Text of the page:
First off, what this person did was more than just petty theft.
He stole Larry's name, and then tried to steal his money by trying to coerce him for some free consulting. Plus, he even lied in his message and, finally, he left and deleted his account, forcing Larry to plead with Facebook and jump through needless hoops.
The first part may seem obvious, but you're probably wondering why I said “he lied.”
You see, this person's reply to Larry, which only occurred after Larry got in contact with him to find out what had happened — makes you wonder if he was going to contact Larry at all in the first place — included this interesting tidbit, edited for brevity:
“If not, I didn’t take your name on facebook to try and extort money from you or get anything else, so I am more than happy to turn the name over to you no questions asked.”
Read that again because it's important.
Some people, quoting this passage, have commented this was evidence that he wasn't trying to steal, squat, or do something malicious. That he had no ill-intent.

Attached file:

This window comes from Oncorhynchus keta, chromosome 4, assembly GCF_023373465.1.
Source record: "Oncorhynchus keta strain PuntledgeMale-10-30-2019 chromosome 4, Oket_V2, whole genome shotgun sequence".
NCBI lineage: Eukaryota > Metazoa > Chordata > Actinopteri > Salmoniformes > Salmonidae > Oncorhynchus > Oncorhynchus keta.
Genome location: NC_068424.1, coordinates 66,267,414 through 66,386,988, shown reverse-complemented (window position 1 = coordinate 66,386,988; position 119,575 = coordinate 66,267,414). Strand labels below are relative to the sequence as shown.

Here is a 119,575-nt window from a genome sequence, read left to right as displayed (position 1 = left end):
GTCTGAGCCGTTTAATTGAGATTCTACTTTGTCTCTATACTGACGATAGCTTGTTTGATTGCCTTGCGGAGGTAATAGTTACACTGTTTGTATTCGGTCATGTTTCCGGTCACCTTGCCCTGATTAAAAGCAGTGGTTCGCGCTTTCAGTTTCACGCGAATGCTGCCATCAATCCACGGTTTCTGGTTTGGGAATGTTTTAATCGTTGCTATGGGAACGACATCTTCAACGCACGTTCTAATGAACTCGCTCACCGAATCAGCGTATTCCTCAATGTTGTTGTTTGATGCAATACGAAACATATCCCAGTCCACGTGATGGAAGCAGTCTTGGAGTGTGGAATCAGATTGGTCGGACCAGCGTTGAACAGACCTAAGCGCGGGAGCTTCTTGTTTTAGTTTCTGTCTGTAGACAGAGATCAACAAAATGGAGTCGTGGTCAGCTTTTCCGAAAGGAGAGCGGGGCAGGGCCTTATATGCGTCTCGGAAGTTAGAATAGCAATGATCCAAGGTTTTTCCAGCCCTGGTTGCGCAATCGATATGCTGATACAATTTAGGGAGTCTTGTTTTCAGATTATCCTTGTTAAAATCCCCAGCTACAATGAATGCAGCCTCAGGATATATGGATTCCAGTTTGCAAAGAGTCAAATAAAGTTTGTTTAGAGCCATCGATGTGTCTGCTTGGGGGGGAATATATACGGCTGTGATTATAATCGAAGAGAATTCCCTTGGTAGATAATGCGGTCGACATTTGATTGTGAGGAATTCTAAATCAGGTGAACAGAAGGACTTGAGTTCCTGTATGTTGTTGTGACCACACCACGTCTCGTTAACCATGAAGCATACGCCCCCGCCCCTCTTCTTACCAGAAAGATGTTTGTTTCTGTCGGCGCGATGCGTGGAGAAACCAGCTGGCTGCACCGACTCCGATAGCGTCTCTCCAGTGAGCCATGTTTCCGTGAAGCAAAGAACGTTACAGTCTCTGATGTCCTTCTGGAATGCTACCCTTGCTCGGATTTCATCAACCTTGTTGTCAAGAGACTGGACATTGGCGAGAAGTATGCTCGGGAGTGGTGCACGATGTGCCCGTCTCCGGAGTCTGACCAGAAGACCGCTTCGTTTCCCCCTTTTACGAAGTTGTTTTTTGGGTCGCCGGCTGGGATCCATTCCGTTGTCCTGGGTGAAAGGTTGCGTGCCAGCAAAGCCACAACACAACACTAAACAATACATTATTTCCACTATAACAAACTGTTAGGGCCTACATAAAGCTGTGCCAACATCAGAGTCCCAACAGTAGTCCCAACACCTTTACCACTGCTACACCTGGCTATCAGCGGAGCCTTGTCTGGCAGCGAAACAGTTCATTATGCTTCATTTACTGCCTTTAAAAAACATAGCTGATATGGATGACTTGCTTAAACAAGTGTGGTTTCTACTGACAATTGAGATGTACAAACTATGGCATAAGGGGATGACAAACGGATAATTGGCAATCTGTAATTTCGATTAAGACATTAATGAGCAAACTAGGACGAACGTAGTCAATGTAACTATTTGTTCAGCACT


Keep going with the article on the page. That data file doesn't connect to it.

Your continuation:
Oh, really? Those commentators failed to look at the rest of what he said, if you were to understand his true intent. Because in the previous paragraph, he said…
“I would love the opportunity to meet with you face to face (…) to bounce some ideas and questions off of you.”
I don't know about you, but to me that's a clear and conspicuous attempt at stealing Larry's name in an effort to coerce free consulting from him. Sorry, but that's extortion and it's still wrong, no matter how petty or well-intended it might seem.
So this person not only stole Larry's name, but also attempted to extort from him and lied about it, too. To me, that's a three-striker right there, as in “three strikes and you're out.” Even if each one seemed petty or insignificant, as a whole or individually.
If you, too, think this was merely petty, and that Larry overreacted, then something has certainly gone awry if people think nothing should have been done about it.
For example, just because I wanted to meet with my bank manager when I robbed the bank, even if I had every intention of returning the money, “no questions asked,” it doesn't make it right. Or excusable. Or wrong for wanting to protect one's assets.
In fact, the thief ended his message with:
“If it wasn’t me, it likely would have been someone else.”
It still doesn't make it right!
What gives you the right to rob a bank? And to say, “Better me than someone else?”